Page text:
I'm still working on this same chapter but nearly have it right now, just a little bit more to go and then I can move on. I also did some editing on an older chapter that I'd recently workshopped. My usual routine is to make notes, then write on the computer, then rewrite as many times as I need to until I get it in presentable shape, then workshop it, then edit again and move on. They call it "Block Editing" and it works best for me. I know there's some people who write the whole book through, one full draft, then go back again and again to revise. But I prefer to get it as 'right' as possible and not leave a mess behind me. So when I come to the end of the book, I'll basically just have a final draft to work on. And actually I do enjoy editing.

This weekend I started to do some writing coaching with a fellow writer friend of mine. I found it useful for myself too, and quite an enjoyable task. And later I edited a chapter of another person's work-in-progress which is going to be workshopped at tonight's Scribblers meeting.

My main activities this weekend was attending the theatre, which I found enormously inspiring. On Friday night my friend and I went to see "Moon for the Misbegotten" by Eugene O'Neill. An amazing play. I was so intrigued by O'Neill's dialogues and his use of similes.
Truly a wonderful performance. Then on Sunday I went with my other friends to see a play I've wanted to see for years,
George Ryga's "The Ecstacy of Rita Joe" This is a Canadian playwright about First Nations people and the tragedies that often befall then when they come off the reserve to the city. It was written in the '60's and at that time would have been quite a controversial play, a white Ukranian writer speaking out for the Indian people. Very powerful, and very true. Next week I'm going to see a production of "Richard III" which is my favorite Shakespeare play, and the very first one I ever saw when I was 13 years old.

I like to study the way the plays are staged, the script, etc. Pretty soon I want to go back and finish my Sappho play which has been shelved while I try to complete my novel. Hopefully this will be accomplished by the end of the year so I can move on with my other projects. At least, the end is in sight and if I can keep to my daily writing schedules again, perhaps I will achieve my goal.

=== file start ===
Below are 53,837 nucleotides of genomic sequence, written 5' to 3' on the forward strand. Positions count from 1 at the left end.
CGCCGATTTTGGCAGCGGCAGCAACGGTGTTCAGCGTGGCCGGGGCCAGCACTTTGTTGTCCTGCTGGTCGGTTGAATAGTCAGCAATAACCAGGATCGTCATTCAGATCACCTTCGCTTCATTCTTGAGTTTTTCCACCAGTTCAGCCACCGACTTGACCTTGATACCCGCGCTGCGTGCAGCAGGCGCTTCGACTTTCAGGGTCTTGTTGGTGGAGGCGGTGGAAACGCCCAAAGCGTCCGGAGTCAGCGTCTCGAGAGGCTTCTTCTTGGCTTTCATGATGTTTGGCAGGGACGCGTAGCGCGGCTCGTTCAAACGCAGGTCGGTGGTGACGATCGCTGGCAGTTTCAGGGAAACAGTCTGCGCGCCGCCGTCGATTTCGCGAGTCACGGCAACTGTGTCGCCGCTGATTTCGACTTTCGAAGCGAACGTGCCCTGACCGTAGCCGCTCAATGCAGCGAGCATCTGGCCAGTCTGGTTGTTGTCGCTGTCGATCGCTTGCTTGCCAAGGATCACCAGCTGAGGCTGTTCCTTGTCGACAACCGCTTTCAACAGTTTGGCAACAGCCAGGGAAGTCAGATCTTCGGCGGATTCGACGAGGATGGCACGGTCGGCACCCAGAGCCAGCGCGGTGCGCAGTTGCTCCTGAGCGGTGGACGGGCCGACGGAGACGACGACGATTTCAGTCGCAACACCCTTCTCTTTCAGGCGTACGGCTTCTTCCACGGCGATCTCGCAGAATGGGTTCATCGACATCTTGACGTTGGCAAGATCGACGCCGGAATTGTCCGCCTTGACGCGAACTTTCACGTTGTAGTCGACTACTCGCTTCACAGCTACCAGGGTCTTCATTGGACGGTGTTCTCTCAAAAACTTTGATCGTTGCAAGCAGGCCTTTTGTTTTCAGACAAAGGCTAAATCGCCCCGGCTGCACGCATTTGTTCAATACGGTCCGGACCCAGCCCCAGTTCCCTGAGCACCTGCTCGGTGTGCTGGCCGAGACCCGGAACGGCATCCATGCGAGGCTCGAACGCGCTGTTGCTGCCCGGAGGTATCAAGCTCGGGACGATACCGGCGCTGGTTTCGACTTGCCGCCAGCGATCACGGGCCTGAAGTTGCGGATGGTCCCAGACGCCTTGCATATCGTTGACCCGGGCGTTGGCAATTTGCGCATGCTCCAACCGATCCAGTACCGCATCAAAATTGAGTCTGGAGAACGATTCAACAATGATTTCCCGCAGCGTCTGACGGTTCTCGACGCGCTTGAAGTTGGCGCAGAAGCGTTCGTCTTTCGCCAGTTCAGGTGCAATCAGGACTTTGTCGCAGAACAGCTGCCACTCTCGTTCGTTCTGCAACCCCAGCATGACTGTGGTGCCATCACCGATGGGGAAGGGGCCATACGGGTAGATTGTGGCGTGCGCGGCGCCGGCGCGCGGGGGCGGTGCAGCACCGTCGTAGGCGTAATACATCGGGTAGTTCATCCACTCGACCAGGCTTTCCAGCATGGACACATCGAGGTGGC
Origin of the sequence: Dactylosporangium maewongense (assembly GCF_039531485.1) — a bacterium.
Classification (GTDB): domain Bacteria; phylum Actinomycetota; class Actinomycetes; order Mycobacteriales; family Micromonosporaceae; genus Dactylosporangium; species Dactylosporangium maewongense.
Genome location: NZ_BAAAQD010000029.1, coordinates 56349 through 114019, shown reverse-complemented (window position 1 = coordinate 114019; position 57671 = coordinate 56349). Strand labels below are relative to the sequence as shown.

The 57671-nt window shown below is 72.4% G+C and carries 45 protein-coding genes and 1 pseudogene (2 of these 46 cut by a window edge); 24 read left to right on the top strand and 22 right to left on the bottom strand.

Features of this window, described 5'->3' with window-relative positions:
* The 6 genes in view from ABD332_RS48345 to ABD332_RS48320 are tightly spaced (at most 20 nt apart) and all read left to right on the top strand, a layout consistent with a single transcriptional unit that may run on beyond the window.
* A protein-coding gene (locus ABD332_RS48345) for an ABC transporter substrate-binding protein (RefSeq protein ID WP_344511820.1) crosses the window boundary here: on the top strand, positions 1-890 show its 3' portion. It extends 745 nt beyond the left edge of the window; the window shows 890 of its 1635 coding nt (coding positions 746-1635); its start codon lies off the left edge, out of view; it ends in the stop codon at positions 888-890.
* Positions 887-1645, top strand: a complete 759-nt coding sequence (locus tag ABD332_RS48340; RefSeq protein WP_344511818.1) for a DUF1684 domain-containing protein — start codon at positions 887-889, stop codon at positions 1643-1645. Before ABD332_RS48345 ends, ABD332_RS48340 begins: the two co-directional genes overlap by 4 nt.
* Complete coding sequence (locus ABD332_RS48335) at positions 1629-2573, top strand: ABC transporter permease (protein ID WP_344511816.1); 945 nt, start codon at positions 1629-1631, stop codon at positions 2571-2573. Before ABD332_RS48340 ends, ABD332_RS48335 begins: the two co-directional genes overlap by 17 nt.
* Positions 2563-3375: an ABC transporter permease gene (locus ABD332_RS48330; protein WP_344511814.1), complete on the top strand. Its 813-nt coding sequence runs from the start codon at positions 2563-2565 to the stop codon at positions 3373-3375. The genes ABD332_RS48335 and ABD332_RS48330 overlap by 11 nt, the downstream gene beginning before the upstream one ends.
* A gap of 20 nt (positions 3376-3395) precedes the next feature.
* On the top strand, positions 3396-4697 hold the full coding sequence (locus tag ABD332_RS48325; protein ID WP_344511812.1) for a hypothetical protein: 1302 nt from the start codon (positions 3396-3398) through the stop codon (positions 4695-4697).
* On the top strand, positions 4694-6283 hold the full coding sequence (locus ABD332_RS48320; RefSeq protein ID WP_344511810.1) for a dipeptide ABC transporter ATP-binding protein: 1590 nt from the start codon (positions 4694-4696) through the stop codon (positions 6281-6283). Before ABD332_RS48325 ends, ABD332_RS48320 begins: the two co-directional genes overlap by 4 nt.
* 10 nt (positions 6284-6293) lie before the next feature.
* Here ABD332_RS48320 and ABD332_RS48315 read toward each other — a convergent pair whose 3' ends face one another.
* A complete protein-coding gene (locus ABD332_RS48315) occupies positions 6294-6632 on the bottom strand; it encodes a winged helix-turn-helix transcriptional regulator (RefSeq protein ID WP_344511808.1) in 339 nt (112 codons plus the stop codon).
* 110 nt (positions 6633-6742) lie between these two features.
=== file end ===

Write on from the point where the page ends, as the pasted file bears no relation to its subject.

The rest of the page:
Alexander and his Macedonian royal family
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Monday, November 19, 2007


Not too much progress lately on Shadow of the Lion mainly due to various interruptions, social events and currently a house-guest. My friend Patrick returned from Chile/Peru last week and since then we've been on the go and just spend overnight out in the 'burbs at the home of my friend Anibal's daughters because Patrick had brought gifts for them from their mom in Chile.

One of my enjoyable leisure activities (as seen above) is sitting on the Art Gallery bench after I walk up Robson Street coming from my Memoir classes on Thursdays. I always stop and buy a Bavarian smokey (with saurkraut) and sit there to eat my lunch. My Memoirs are now finished for the season and I'll miss this little weekly routine but lately it's been raining anyway, so I'll take advantage of the lunch stop next time I'm downtown on a sunny day.

The recreations centres, libraries and other things are open now after that all-summer strike. This is our public library, built to resemble the Coliseum. I was strolling around downtown one day and took my camera along to get a few pictures of some of the interesting buildings. It's time for me to make a trip to the library, but first I have to get a new library card as last week I was mugged on my way out one evening, my purse snatched, and all my i.d. taken. Fortunately, I wasn't injured, chased the guy who hopped into a nearby car, and got the license number. There was nothing valuable in the purse except my i.d. and debit cards. But it proves you should NEVER carry your bag over your arm or shoulder. (I usually carried mine as a back-pack but that night didn't bother. Lesson learned!)